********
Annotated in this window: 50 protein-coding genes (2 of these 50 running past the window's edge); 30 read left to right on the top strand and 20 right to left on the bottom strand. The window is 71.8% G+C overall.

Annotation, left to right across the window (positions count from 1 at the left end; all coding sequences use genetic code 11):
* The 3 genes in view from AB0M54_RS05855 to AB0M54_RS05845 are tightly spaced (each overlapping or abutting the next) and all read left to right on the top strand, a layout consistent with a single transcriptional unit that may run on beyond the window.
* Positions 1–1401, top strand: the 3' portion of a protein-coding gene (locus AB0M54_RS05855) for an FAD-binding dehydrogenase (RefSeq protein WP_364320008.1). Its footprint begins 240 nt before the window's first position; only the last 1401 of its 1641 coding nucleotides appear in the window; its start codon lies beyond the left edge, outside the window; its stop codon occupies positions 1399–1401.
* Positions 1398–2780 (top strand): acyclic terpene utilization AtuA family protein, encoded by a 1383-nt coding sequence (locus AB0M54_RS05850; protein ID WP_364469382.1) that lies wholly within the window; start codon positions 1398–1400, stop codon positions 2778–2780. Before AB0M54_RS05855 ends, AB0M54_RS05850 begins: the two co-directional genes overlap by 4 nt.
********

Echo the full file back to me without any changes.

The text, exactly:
Annotated in this window: 50 protein-coding genes (2 of these 50 running past the window's edge); 30 read left to right on the top strand and 20 right to left on the bottom strand. The window is 71.8% G+C overall.

Annotation, left to right across the window (positions count from 1 at the left end; all coding sequences use genetic code 11):
* The 3 genes in view from AB0M54_RS05855 to AB0M54_RS05845 are tightly spaced (each overlapping or abutting the next) and all read left to right on the top strand, a layout consistent with a single transcriptional unit that may run on beyond the window.
* Positions 1–1401, top strand: the 3' portion of a protein-coding gene (locus AB0M54_RS05855) for an FAD-binding dehydrogenase (RefSeq protein WP_364320008.1). Its footprint begins 240 nt before the window's first position; only the last 1401 of its 1641 coding nucleotides appear in the window; its start codon lies beyond the left edge, outside the window; its stop codon occupies positions 1399–1401.
* Positions 1398–2780 (top strand): acyclic terpene utilization AtuA family protein, encoded by a 1383-nt coding sequence (locus AB0M54_RS05850; protein ID WP_364469382.1) that lies wholly within the window; start codon positions 1398–1400, stop codon positions 2778–2780. Before AB0M54_RS05855 ends, AB0M54_RS05850 begins: the two co-directional genes overlap by 4 nt.